Social Entrepreneurship: An Overview
Although social entrepreneurship is not a new practice, it is only in the last few years that the term “social entrepreneur” has emerged. Social entrepreneur is used to describe persons who establish enterprises primarily to meet social objectives rather than generate personal financial profit. Though specific definitions vary, social entrepreneurship essentially boils down to using entrepreneurial approaches to solve broad social problems.
William Drayton is the person most often credited for first using the term Social Entrepreneurship to describe entrepreneurial enterprises that exist for the purpose of bringing about greater social good. Drayton is founder of Ashoka, the world’s first organization devoted entirely to promoting social entrepreneurship. The story goes that he was inspired by the Vinoda Bhave’s “Land Gift Movement,” which sought to break the cycle of poverty among India’s most poor residents by persuading wealthier people to surrender their land for a more equitable redistribution to the less fortunate.
The actual concept of social entrepreneurship stretches much farther back, all the way to the 18th and 19th centuries. Industrialist Robert Owens was one of the earliest pioneers in the field of social entrepreneurship. His first efforts centered upon opening a company store for his mill workers. The store offered workers top quality goods and prices just above wholesale cost. The purpose of this venture was not to earn money but to improve the quality of workers’ lives and give them access to goods that would otherwise be unattainable. Other early social entrepreneurs included Florence Nightingale (1820-1910), Henry Durant (1829-1910), Frederick Law Olmstead (1822-1903) and even Franklin Delano Roosevelt (1882-1945), who established the Tennessee Valley Authority to help overcome the Great Depression.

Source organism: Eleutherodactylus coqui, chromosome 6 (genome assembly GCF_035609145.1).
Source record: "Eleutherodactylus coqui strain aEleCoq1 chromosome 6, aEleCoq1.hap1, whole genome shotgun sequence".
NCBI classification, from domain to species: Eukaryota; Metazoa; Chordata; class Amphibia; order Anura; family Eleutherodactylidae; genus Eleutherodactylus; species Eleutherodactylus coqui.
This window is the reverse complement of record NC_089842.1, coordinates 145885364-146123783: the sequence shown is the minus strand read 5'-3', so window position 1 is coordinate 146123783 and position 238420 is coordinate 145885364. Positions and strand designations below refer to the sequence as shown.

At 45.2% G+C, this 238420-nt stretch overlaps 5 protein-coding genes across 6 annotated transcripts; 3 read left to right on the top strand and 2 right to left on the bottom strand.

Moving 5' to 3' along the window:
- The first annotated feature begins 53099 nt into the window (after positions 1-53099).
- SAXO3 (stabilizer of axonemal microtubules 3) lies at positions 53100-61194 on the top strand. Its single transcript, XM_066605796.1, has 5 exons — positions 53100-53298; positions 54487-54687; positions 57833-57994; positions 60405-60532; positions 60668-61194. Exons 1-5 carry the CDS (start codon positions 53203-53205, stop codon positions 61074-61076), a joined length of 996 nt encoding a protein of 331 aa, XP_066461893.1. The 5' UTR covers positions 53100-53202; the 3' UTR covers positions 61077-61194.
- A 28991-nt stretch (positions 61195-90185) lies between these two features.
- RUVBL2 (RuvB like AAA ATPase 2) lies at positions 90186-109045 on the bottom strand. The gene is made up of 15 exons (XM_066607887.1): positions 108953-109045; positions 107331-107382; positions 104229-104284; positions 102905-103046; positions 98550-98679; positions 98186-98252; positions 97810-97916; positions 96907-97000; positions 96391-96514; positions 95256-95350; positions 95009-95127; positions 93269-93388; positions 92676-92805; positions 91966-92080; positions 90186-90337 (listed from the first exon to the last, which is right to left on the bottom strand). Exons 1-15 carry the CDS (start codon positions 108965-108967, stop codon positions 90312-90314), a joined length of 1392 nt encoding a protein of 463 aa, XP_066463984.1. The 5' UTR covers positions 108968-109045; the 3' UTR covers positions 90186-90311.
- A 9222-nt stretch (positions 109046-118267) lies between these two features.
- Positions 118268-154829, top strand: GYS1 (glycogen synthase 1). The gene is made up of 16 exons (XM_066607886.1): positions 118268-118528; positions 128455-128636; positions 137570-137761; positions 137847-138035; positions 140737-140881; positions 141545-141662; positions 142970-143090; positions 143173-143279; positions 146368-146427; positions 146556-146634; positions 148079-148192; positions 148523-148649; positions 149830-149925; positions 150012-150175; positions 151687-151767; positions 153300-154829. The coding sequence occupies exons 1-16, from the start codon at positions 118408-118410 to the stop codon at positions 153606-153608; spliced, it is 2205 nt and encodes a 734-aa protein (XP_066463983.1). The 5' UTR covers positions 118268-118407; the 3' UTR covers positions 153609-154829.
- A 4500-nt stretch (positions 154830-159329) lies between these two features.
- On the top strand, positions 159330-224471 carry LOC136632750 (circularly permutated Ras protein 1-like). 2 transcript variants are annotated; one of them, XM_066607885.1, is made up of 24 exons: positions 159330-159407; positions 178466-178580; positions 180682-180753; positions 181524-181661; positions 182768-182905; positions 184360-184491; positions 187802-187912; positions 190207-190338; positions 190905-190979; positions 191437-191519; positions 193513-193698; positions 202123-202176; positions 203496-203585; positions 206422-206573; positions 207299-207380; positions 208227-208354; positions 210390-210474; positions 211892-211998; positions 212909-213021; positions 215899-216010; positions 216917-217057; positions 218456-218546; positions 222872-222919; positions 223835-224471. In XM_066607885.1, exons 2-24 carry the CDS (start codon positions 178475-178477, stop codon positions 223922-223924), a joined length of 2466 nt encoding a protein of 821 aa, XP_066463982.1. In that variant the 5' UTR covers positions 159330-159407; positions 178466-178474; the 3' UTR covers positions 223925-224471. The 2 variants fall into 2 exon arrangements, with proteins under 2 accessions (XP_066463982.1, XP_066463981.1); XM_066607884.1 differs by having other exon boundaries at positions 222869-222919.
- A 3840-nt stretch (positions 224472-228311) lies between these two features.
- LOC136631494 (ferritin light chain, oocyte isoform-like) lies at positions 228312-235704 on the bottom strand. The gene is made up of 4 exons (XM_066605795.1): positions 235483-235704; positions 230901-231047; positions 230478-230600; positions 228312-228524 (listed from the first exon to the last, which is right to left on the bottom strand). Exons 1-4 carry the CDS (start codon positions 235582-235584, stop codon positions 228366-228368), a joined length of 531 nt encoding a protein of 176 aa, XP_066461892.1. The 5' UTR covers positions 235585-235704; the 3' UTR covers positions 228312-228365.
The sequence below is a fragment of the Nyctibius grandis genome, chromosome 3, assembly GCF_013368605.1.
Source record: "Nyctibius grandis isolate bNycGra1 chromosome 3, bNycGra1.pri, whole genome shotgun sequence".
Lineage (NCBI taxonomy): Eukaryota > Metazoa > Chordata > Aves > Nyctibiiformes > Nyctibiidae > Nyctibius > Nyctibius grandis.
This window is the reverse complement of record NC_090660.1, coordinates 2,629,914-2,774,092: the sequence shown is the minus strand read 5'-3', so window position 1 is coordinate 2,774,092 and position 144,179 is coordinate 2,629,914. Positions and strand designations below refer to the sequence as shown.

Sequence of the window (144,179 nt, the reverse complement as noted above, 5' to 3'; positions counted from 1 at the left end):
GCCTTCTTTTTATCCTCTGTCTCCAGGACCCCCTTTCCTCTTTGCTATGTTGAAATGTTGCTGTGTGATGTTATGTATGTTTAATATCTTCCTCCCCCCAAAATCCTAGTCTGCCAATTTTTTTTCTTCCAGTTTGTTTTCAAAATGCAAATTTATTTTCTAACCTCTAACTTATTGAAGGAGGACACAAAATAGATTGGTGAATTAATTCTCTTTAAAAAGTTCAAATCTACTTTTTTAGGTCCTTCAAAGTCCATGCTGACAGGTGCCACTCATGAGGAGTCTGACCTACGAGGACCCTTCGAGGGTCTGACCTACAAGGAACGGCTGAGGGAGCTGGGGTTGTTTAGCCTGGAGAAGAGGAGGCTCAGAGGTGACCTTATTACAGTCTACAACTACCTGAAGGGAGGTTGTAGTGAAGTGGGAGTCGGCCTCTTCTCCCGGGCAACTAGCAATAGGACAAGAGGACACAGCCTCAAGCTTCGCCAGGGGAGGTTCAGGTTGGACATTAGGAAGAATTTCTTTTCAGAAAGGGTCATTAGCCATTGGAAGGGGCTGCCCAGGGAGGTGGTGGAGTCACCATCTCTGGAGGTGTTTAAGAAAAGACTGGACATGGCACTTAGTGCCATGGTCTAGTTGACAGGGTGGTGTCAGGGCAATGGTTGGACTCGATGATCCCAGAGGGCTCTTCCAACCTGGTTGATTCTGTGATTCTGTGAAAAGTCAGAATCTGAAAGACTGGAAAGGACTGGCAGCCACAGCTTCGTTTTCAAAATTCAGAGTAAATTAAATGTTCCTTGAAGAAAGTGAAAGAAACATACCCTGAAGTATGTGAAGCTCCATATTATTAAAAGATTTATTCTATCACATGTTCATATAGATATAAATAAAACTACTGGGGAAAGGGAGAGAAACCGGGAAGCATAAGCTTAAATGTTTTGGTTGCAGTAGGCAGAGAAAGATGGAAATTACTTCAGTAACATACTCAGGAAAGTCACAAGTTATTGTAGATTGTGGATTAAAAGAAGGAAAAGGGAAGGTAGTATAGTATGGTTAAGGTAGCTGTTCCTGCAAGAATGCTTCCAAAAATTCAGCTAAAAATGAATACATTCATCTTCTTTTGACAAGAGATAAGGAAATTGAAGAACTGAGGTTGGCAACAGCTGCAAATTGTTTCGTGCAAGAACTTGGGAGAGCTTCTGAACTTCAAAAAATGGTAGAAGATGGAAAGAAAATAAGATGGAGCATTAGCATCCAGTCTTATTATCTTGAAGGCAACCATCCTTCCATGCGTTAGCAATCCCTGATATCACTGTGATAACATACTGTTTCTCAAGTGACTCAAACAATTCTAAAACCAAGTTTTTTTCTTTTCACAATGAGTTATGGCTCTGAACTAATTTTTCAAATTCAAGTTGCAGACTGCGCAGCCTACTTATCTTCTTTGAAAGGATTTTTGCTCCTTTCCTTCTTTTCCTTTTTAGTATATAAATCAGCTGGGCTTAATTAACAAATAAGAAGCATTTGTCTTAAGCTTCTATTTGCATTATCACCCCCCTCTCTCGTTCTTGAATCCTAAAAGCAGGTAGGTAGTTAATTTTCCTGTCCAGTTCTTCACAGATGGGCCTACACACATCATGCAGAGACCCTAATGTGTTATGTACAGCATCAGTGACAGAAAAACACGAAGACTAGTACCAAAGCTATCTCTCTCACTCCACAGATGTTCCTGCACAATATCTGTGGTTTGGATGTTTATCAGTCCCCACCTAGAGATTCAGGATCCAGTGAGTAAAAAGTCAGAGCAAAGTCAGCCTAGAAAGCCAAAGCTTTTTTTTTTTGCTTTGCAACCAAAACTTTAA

Social Entrepreneurs: The Driving Force
Social entrepreneurs are of course the driving force behind social entrepreneurship. These individuals establish social enterprises to carry out their visions. The job of a social entrepreneur is to recognize a societal problem and devise an entrepreneurial-focused solution. Social entrepreneurship helps people to help themselves by not just providing solutions but tools for change too. Social entrepreneurs seek to change the system, spread the solution and persuade entire societies to take new leaps.
Identifying and solving large-scale social problems requires a committed person with a vision and determination to persist in the face of daunting odds. Ultimately, social entrepreneurs are driven to produce measurable impact by opening up new pathways for the marginalized and disadvantaged, and unlocking society’s full potential to effect social change. Social entrepreneurs are not just dreamers, but they are doers as well. Tackling social problems head-on and finding better, more sustainable solutions is their key ability. They are the people who look beyond the boundaries of social and economic barriers to generate sustainable, world-class ideas for local and global problems.
Modern Social Entrepreneurship
Today’s social enterprises can either be for-profit ventures or nonprofit, non-governmental organizations (NGOs). In both cases, over the past several decades, the social entrepreneurship landscape has shifted even more from its philanthropic and charitable roots to a more business-based model. The Oxford Committee for Famine Relief (Oxfam) is one of the earliest examples of the modern social entrepreneurship model. Oxfam is an international confederation of 17 organizations working in approximately 94 countries worldwide to find solutions to poverty and what it considers injustice around the world. Newman’s Own, founded by actor Paul Newman and A.E. Hotchner was the first for-profit, private sector company to donate all profits and royalties after taxes for educational and charitable purposes. Since it was founded, Newman’s Own has donated well over $200 million to various charities and causes around the world.
Social Entrepreneurship and Technology
Over the past ten years, technology has driven even greater shifts in social entrepreneurship by enabling more people around the globe to launch social enterprises. Technological advances, combined with lower costs have put technologies in the hands of more people around the globe. Technology has effectively leveled the playing field by enabling access to information and tools that support entrepreneurship. This has led to a spike in the number of young entrepreneurs launching their own business ventures. And with increasing frequency, this new generation of self-starters endeavors to direct their entrepreneurial efforts towards the greater social good rather than just being motivated by profit. But it’s not just happening in the United States but around the world, even in countries that are part of the developing world. As technologies continue to evolve and become accessible to eve more people around the globe, expect to see strong growth in the number of social entrepreneurs making their mark and improving the world in which we live.